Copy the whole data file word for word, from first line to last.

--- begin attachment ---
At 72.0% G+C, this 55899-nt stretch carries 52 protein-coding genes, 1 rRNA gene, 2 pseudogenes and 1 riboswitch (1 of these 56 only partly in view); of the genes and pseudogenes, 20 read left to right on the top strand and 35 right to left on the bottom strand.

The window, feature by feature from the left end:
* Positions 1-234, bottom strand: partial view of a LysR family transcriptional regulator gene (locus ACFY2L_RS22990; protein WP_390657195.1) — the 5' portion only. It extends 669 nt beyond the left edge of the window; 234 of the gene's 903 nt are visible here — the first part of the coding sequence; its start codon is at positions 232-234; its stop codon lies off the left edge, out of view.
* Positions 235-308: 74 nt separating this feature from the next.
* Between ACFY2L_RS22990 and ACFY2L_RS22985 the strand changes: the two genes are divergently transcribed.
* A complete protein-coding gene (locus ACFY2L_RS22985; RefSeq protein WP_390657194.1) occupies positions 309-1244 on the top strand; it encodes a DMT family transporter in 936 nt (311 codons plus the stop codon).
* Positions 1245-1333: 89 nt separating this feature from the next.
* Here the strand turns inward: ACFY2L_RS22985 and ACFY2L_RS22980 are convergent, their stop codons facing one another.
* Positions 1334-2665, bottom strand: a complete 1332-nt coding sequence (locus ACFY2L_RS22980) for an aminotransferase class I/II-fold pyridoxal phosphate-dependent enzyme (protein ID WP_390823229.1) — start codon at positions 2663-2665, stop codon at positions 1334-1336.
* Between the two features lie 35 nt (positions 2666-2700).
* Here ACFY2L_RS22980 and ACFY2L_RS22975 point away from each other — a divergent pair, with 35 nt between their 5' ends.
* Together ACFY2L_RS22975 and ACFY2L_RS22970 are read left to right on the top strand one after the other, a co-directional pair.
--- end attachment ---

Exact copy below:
At 72.0% G+C, this 55899-nt stretch carries 52 protein-coding genes, 1 rRNA gene, 2 pseudogenes and 1 riboswitch (1 of these 56 only partly in view); of the genes and pseudogenes, 20 read left to right on the top strand and 35 right to left on the bottom strand.

The window, feature by feature from the left end:
* Positions 1-234, bottom strand: partial view of a LysR family transcriptional regulator gene (locus ACFY2L_RS22990; protein WP_390657195.1) — the 5' portion only. It extends 669 nt beyond the left edge of the window; 234 of the gene's 903 nt are visible here — the first part of the coding sequence; its start codon is at positions 232-234; its stop codon lies off the left edge, out of view.
* Positions 235-308: 74 nt separating this feature from the next.
* Between ACFY2L_RS22990 and ACFY2L_RS22985 the strand changes: the two genes are divergently transcribed.
* A complete protein-coding gene (locus ACFY2L_RS22985; RefSeq protein WP_390657194.1) occupies positions 309-1244 on the top strand; it encodes a DMT family transporter in 936 nt (311 codons plus the stop codon).
* Positions 1245-1333: 89 nt separating this feature from the next.
* Here the strand turns inward: ACFY2L_RS22985 and ACFY2L_RS22980 are convergent, their stop codons facing one another.
* Positions 1334-2665, bottom strand: a complete 1332-nt coding sequence (locus ACFY2L_RS22980) for an aminotransferase class I/II-fold pyridoxal phosphate-dependent enzyme (protein ID WP_390823229.1) — start codon at positions 2663-2665, stop codon at positions 1334-1336.
* Between the two features lie 35 nt (positions 2666-2700).
* Here ACFY2L_RS22980 and ACFY2L_RS22975 point away from each other — a divergent pair, with 35 nt between their 5' ends.
* Together ACFY2L_RS22975 and ACFY2L_RS22970 are read left to right on the top strand one after the other, a co-directional pair.